Utah State University Sets Landspeed Record for Biofuel Vehicles

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University builds record-breaking car using green fuel.

 

A Utah-made biofuel streamliner automobile set the land speed record in the small-engine class petroleum-fuel diesel streamliner division in the World of Speed event held at the Bonneville Salt Flats on Sept. 10. Its top speed was 64.4 miles per hour, the fastest any car has traveled using only biofuel, according to the university's newspaper, The USU Statesman.

The vehicle project started six years ago, when the USU colleges of Engineering, Science, and Agriculture came together and decided to tackle an alternative fuel source to help the transportation sector get away from foreign oil, according to Lance Seefeldt, a professor in the biochemistry department. The team went to the flats hoping to learn how to improve the car they had finished building only two days before. Instead, they ended up setting a world record.

The scaled-up production model was about 1000 times larger than the first small vial of fuel they were able to make after so many years of research. “I remember the first vial and how excited everyone was,” Seedfeldt said. They were surprised at how much attention they got when they lined up with the other cars. “Our car had a consistent crowd around it,” said Mike Morgan, the driver of the streamliner and a senior majoring in biochemistry. Something else worth noting is how little the build cost. Most of the materials were either volunteered by team members or donated by local businesses. The car is unusual in that it was custom-made, and the engine and transmission are exposed in the back of the chassis, behind the driver. It also gives off a peculiar smell. “They announced over the PA that it smelled like someone was baking bread,” Morgan said. “The fuel made out of yeast has a really distinct smell.” Next year the team wants to go back do make more attempts using biofuels made with algae and bacteria. As the team further develops the streamliner, they want to explore using fuels that can be made commercially. The long-term goal is to find a way to get their results to help replace global dependence on fossil fuels.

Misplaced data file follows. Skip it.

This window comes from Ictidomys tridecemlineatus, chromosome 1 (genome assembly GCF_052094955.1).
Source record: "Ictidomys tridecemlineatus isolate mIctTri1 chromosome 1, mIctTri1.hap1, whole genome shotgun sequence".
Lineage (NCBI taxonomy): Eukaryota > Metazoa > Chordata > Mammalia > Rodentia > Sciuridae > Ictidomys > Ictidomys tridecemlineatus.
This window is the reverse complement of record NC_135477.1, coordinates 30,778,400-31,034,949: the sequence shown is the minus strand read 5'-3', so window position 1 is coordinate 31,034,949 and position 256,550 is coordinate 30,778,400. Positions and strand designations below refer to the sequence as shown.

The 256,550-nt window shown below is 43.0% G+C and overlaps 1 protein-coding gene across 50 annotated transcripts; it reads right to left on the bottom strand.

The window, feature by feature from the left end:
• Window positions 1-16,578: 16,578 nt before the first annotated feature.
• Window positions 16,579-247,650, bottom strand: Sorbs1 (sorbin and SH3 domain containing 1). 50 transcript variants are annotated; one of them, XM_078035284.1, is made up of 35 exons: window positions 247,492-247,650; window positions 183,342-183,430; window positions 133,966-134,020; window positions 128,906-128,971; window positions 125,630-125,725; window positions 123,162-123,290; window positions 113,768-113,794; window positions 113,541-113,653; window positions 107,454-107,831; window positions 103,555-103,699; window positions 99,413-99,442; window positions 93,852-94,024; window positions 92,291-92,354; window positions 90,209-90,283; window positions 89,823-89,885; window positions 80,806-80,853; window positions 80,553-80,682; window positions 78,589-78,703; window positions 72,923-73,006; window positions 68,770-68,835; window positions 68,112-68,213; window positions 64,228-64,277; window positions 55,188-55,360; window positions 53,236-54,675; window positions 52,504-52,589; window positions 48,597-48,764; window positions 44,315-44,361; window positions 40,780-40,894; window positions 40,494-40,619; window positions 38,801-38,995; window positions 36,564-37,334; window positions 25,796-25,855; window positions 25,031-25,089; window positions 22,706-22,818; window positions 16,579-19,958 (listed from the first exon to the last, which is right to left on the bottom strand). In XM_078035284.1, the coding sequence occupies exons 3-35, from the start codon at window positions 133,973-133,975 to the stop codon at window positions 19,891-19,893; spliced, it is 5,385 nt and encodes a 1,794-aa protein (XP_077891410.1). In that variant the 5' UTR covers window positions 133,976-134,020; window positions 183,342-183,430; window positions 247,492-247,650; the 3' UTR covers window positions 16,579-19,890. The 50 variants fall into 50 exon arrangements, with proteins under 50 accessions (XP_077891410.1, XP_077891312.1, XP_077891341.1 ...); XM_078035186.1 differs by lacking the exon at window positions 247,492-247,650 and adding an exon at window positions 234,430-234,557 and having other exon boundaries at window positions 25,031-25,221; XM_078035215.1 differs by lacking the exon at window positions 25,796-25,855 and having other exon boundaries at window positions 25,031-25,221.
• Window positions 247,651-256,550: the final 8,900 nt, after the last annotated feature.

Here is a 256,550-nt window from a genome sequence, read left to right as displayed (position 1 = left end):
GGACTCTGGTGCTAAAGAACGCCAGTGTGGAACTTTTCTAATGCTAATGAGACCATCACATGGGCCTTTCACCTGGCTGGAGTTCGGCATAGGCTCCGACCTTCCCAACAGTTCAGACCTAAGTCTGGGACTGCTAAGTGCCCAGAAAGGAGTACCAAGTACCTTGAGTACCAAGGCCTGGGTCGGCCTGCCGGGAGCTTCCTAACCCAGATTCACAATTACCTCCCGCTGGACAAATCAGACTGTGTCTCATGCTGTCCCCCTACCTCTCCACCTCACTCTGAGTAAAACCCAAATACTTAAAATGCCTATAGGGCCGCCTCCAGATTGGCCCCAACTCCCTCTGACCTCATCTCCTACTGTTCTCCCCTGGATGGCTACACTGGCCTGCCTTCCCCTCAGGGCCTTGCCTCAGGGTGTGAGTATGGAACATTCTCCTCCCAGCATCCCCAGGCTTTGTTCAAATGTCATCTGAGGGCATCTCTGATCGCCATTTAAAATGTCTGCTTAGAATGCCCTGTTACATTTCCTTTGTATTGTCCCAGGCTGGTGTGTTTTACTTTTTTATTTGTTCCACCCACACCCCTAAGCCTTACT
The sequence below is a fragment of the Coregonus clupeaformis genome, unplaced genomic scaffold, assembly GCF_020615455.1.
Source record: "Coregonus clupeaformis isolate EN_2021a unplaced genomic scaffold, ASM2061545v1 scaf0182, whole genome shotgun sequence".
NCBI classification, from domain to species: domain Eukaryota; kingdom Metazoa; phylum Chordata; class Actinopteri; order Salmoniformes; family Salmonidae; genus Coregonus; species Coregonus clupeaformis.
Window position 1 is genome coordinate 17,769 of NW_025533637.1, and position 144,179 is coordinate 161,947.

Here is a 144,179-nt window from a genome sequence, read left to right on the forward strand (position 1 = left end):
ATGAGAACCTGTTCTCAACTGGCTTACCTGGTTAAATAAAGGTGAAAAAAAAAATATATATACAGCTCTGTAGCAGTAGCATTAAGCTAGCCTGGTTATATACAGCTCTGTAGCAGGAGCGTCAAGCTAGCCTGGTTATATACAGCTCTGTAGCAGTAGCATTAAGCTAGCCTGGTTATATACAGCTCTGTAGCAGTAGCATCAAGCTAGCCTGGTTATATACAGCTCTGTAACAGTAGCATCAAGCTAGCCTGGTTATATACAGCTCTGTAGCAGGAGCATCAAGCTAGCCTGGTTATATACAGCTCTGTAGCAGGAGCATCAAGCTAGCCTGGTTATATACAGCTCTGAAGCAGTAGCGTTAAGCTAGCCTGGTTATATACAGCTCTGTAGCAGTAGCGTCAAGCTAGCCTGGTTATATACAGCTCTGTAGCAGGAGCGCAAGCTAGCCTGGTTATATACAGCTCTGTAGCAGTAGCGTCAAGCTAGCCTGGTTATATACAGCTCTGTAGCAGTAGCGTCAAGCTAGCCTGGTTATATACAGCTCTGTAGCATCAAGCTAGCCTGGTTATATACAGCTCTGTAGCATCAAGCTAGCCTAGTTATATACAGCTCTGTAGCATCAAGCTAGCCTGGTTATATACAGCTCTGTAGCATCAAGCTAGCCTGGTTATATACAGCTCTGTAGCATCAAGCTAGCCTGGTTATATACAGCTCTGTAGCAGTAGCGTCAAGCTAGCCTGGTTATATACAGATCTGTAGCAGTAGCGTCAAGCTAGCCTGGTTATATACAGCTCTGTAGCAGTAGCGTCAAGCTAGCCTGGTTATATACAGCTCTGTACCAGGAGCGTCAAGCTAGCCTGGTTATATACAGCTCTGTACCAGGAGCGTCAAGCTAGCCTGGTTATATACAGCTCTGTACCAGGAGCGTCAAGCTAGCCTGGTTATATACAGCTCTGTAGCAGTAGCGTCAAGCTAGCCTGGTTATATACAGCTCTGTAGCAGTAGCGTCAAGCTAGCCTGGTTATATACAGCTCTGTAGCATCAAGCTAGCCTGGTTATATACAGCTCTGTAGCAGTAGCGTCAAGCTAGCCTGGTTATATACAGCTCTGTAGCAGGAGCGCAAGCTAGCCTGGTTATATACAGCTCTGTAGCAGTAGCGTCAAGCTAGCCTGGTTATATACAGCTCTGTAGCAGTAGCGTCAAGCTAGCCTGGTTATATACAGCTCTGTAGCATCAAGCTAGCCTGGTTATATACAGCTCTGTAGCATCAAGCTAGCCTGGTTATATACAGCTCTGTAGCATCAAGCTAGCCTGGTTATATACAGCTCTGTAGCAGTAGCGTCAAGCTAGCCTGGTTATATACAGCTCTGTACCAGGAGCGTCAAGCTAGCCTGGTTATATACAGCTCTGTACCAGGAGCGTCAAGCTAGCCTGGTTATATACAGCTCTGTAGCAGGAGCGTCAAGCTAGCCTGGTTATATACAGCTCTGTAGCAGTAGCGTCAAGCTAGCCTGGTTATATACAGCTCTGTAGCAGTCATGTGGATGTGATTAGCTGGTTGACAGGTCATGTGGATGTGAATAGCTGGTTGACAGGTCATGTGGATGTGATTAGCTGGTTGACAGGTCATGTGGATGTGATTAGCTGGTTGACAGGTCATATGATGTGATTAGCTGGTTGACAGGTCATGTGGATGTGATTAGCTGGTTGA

The biofuel is especially amazing because it leaves a lower carbon footprint than diesel, and is made by adding yeast to leftover waste from producing cheese. The yeast produces a simplified molecule used in the chemistry to create biofuel. So they took a cheap waste product that’s essentially free, and made it into the resource that makes the world move. Just to imagine stepping outside and smelling baking bread sounds like the greenest future imaginable. And at the speed they’re going, we may just get to see it.

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